SQL Server vs. NoSQL vs. Hadoop – is this the end?

Like it, love it or loath it – there has been a huge amount of experimentation in database technology over the past few years. We have seen the rise of NoSQL, the decline of traditional RDBMS, an emerging dominance (and perhaps imminent death) of Hadoop, and entirely new in-memory databases. Not all of the new technology is necessarily good, but some of it is great and some of it is undoubtedly the future… so if you are in the Microsoft world, let’s discuss the elephant in the room – the threats to SQL Server and what Microsoft is doing to plug these gaps.

 

No Threats Here
Let’s start with the easy stuff – the stuff that I don’t believe is a threat to SQL Server, specifically: NoSQL and Hadoop.

“No-SQL”, “Not-only SQL”, “New SQL”, “Not-yet SQL”. Whatever you want to call this set of databases, they have become reasonably popular for small-scale use and for highly specialised large-scale deployments. Among the most widely known and popular NoSQL databases are MongoDB, Cassandra, Google BigTable and Neo4J (I hesitate lumping Neo4J and other graph databases here, perhaps they deserve their own category).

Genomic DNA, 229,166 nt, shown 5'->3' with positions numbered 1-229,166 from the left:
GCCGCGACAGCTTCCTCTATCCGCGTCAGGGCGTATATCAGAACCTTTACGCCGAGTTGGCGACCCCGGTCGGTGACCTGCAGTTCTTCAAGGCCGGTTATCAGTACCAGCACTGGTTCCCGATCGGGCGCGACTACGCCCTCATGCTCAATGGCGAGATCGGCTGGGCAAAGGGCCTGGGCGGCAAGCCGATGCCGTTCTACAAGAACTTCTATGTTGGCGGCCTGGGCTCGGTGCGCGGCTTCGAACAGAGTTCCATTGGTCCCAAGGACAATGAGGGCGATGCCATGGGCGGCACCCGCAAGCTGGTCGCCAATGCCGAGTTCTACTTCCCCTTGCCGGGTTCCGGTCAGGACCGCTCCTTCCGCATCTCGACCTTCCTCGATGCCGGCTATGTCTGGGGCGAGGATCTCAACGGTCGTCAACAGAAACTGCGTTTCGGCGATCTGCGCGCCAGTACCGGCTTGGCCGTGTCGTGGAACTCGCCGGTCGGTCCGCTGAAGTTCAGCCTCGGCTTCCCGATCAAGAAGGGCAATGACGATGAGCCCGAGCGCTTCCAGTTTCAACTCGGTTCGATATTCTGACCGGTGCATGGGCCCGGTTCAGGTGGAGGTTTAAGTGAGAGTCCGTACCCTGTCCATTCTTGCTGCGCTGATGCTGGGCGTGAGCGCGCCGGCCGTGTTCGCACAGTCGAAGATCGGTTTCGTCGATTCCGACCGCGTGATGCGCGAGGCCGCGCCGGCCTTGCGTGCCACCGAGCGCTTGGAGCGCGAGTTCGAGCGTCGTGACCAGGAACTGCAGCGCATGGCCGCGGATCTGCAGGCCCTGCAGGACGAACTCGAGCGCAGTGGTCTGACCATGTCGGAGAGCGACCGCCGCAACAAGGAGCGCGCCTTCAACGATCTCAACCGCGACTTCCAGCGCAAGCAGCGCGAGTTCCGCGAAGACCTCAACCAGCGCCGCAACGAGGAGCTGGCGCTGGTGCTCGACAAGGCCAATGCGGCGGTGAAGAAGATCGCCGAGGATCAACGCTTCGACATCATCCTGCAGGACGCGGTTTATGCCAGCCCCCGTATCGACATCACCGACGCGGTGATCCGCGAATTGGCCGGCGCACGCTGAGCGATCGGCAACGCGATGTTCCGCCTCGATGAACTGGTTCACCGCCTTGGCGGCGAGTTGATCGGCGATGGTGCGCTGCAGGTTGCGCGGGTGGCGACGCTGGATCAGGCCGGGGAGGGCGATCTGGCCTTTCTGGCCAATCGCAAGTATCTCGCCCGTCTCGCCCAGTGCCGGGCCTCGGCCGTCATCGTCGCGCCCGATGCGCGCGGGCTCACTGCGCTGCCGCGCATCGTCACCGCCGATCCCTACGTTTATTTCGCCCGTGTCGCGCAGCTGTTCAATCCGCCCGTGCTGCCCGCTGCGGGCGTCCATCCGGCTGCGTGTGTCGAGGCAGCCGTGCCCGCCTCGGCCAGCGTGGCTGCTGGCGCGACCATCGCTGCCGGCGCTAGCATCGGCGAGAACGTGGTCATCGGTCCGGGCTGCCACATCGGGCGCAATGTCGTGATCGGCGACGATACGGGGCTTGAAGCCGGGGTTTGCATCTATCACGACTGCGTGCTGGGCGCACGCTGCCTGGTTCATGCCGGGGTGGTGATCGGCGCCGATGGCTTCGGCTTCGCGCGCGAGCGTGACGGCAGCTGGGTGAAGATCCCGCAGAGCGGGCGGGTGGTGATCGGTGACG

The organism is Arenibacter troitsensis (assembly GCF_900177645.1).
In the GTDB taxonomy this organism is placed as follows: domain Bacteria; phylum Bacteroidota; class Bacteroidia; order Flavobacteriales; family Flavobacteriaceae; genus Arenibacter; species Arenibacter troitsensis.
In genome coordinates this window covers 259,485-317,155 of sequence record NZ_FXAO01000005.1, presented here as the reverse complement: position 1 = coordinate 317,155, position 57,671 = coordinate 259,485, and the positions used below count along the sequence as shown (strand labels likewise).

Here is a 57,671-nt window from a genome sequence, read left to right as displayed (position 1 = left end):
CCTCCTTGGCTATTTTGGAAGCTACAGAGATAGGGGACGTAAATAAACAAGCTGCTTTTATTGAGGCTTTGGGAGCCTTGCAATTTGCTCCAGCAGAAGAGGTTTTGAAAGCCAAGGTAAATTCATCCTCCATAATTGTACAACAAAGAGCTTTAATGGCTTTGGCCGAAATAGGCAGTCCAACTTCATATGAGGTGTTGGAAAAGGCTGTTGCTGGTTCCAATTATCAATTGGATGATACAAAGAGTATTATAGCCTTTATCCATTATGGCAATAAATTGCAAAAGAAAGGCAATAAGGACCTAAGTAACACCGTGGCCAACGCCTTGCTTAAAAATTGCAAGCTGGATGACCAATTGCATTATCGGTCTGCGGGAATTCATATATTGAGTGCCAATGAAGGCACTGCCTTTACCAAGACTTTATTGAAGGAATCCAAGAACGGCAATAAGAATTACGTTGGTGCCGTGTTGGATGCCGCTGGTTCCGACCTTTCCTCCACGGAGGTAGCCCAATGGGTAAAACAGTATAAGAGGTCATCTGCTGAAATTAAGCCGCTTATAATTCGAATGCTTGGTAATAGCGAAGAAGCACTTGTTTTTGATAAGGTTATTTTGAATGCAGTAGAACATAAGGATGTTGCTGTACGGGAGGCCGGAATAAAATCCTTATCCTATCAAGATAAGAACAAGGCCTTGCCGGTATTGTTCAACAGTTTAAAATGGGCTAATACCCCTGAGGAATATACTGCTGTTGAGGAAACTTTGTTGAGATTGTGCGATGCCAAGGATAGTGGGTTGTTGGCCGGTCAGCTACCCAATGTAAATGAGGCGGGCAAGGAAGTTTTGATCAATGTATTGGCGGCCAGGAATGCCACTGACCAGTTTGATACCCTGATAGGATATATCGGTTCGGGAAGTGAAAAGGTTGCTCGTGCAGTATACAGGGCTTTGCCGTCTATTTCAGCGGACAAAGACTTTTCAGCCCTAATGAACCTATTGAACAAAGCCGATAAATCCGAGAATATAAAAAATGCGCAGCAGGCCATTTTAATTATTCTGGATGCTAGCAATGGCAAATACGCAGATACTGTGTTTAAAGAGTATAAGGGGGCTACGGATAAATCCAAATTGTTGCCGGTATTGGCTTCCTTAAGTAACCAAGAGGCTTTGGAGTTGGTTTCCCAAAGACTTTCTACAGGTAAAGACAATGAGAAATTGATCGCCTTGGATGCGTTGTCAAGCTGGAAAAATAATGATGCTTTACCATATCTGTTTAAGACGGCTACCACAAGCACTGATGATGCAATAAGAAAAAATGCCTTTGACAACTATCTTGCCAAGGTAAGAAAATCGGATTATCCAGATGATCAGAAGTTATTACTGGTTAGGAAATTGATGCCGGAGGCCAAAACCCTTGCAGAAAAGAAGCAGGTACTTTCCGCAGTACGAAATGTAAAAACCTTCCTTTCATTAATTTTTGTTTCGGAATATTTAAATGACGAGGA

NoSQL databases are flexible, easy to use and incredibly easy to integrate into application stacks. Perhaps most importantly, there are a rich variety of APIs to make development in any language a breeze, whether you love Python, CoffeeScript, Javascript or Erlang. These databases have become increasingly popular with developers, where they don’t have to define a schema or detail their data requirements up front and are entirely suitable for document or key-value stores. However, NoSQL databases are not suitable as large-scale, operational data stores. Let’s talk about why…